Your Primary Care Doctor has to give you permission (called a referral) to go to that Specialist and he has to provide proof to the HMO plan why that is necessary. If you sign up for an HMO plan, get used to the term “Pre-authorization“. That term is used when you need to get permission from an Advantage plan to go see certain doctors or receive certain treatments.
Not all hospitals will be in your plan network. You have to make sure that your Primary Care Provider has admittance privileges at the hospitals you like.
If you have a medical emergency, of course, go to the nearest ER but if it’s not an emergency and you go to a hospital that is not in your network you might have to pay the whole bill.
Most Advantage plans have co-payments when you use services.
To give you an example of the types of co-pays you may find, here are some details of in-network services from a popular Advantage Plan in Florida (34655 zip code):
- Ambulance – $300
- Hospital stay – $175 per day
- Diabetes supplies – up to 20% co-pay
- Diagnostic radiology – up to $125 co-pay
- Lab Services – up to $100 co-pay
- Outpatient x-rays – up to $100 co-pay
- Therapeutic radiology – 20% co-pay
- Renal dialysis – 20% of the cost
If you have an Advantage plan and you get CANCER, you will have to pay 20% of the cost of your chemotherapy. Chemotherapy with Original Medicare is not covered by prescription drug plans (Part D), it is actually covered by Medicare Part B which has a 20% copayment.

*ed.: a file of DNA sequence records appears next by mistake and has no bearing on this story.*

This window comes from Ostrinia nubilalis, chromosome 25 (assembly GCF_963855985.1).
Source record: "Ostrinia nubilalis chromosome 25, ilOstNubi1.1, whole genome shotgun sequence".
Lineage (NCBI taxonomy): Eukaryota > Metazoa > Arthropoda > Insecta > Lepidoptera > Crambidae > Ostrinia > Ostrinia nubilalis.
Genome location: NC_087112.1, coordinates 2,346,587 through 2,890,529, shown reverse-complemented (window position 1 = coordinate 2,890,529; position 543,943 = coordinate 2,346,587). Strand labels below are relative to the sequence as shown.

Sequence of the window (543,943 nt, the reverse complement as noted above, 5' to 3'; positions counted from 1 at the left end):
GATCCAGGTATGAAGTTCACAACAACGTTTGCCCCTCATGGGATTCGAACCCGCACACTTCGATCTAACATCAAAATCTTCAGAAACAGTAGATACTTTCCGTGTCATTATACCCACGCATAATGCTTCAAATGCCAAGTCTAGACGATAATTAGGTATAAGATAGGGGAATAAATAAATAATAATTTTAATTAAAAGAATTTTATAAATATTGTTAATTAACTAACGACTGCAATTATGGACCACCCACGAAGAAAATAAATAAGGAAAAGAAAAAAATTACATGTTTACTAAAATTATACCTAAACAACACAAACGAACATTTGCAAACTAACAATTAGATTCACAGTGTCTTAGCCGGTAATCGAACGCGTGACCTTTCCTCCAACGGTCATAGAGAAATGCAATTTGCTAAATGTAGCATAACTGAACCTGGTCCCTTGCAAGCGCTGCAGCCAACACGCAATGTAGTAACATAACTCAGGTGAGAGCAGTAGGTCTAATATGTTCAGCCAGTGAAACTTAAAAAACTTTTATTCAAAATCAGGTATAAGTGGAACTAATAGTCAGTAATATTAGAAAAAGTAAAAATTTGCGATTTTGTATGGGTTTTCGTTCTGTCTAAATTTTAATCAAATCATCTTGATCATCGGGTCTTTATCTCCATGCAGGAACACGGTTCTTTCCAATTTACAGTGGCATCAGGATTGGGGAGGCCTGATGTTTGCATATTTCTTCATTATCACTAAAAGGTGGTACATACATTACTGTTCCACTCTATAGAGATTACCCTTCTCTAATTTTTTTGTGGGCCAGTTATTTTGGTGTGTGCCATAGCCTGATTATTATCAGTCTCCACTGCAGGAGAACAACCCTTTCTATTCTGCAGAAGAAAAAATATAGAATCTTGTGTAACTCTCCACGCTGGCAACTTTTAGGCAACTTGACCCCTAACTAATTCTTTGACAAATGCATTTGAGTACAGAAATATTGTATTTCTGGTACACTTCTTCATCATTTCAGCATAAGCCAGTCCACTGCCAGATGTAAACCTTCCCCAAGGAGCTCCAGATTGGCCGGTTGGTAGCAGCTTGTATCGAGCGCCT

Advantage plans DO NOT offer anything extra then what they are required to offer as set by Medicare rules for Chemotherapy. If your plan only allows for a certain amount of treatment but your doctor prescribes more, you might be required to pay all of the cost for those treatments which were not pre-authorized.
Most Advantage plans have a Maximum Out-Of-Pocket which protect you from catastrophic medical expenses. Most plans have a $3,000 to $6,000 per year Maximum Out-Of-Pocket limit. This does not include your Prescription drug costs, those are separate.
When can you join?
If you are Medicare-eligible or you already have Part A & B you can sign up for a Medicare Advantage plan during specific times of the year.
If you are first time eligible for Medicare, you have what’s called your Initial Enrollment Period. During this time you can join an Advantage Plan with prescription drug coverage. You can keep original Medicare and buy a Medicare Supplement Plan (Medigap) and you can also buy a Part D prescription drug plan along with your Medigap policy.
If you are already on Medicare and would like to switch plans, you can do so yearly from Oct 15 to Dec 7, this is the Annual Enrollment Period. Here you can switch Advantage plans or join a Part D plan if you want to go back to original medicare. You can also switch between different Part D plans if you already have one but want a better one.
Jan 1st to March 31 is called the Medicare Advantage Open Enrollment. You can make changes again, this time if you are not happening with the decision you made during the annual enrolment period. Again, you can switch advantage plans or go back to original medicare.
Special Enrollment Period (SEP) can be used throughout the year if you, for example, move or your plan leave the service area. Many reasons fall under the category, and you should always ask if one applies to you.